“We’re in constant discussion with our networks about all of the developments that are occurring locally and internationally. Particularly internationally. We’ve already done our evaluations of HbbTV 2.0 and we have the networks involved in a number of technical discussions. In 2016, you can expect that there will be more innovation announced and we’ll talk to you about that in due course,” Ross said.

One of the immediate benefits of HbbTV 2.0 is that it allows broadcasters to deliver their channels in Ultra HD, a format that includes 4K UHD (2160p) and 8K UHD (4320p). The upgrade to HbbTV 2.0 is backwards compatible, meaning that older sets will still be able to use HbbTV.

With so much of the forward momentum of Freeview requiring Internet connectivity, the requirement of paid-for Internet services is counter to the promise of a free alternative to costly subscription TV services. Ross rejected the criticism: “If you want to watch Freeview there’s no cost. It’s still broadcast. It’s still offering all of those broadcast channels for free. But there’s a growing trend in consumers TV consumption to stream.

“That’s why we call it FreeviewPlus. We don’t want to confuse the consumer. We have lots of information on our website. We don’t hide the fact that the Plus requires broadband capabilities. That said, most of the people that want to have that convenience of being able to stream content have good data plans. We don’t see it as an issue and we certainly haven’t had any questions or complaints through our website. We get a lot of visits to our website. Hundreds of thousands”.

Ross asserted that online streaming will continue to be a significant driver of content from broadcast networks into the future. “I think you’ll find that every network will be streaming and they are all at different stages of planning their streaming and planning their streaming on different devices. I don’t see any reason why streaming wouldn’t be allowed on the FreeviewPlus platform. I should note also that that started last summer when Seven did the Australian Open application on HbbTV, so the early adopters of FreeviewPlus have the opportunity to stream tennis matches on different courts that weren’t being broadcast.”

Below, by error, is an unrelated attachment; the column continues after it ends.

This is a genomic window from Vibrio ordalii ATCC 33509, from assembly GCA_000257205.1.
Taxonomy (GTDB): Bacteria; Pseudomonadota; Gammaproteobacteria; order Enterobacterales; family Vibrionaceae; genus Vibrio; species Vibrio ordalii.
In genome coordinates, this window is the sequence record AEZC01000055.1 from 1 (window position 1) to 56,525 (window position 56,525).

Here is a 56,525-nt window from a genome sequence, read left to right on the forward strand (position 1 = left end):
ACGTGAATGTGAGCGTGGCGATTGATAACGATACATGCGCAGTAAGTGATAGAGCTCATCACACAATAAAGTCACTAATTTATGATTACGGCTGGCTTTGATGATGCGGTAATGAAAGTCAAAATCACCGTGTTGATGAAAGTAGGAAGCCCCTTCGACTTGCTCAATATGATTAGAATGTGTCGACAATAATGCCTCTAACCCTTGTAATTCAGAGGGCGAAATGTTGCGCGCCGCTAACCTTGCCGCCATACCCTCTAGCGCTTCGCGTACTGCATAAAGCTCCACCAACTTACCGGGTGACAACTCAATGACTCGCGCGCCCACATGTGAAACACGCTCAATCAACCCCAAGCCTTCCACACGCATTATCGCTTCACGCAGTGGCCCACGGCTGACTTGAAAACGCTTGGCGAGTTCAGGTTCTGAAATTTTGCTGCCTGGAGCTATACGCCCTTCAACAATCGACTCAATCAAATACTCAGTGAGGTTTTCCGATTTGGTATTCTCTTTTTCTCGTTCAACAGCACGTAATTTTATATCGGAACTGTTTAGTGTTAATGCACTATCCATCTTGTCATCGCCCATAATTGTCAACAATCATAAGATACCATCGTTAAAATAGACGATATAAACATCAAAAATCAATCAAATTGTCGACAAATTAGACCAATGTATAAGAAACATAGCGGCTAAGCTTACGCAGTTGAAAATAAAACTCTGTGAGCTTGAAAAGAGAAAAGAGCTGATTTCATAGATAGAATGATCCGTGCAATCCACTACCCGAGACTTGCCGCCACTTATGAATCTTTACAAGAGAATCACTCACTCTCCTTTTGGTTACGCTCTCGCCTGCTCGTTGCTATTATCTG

Unfortunately for FreeviewPlus viewers, the ability to stream these additional tennis matches that are not being broadcast on Seven will not be available on the platform. Seven’s digital content chief Clive Dickens advised Mediaweek that “the additional courts not broadcast on Seven will be exclusively streamed live and free on the 7Tennis app.”

Whether consumers are seeking the sort of Internet content service offered by FreeviewPlus or whether they are seeking the on-demand content provided by services such as Netflix is yet to be fully determined. Would Freeview ever open up their Plus platform to welcome purely subscription services like Netflix? Ross politely advised that it “would be up to our networks to decide that”.

Ross went on to say that the trend towards aggregating services onto a platform like FreeviewPlus is welcomed by FreeviewPlus and that “our board would sit down and look at all of those options. One of the most important trends is aggregation. We’re not afraid of aggregration. Our board will look at all of the options to aggregate as much content as possible through FreeviewPlus.

“I wouldn’t rule anything out.”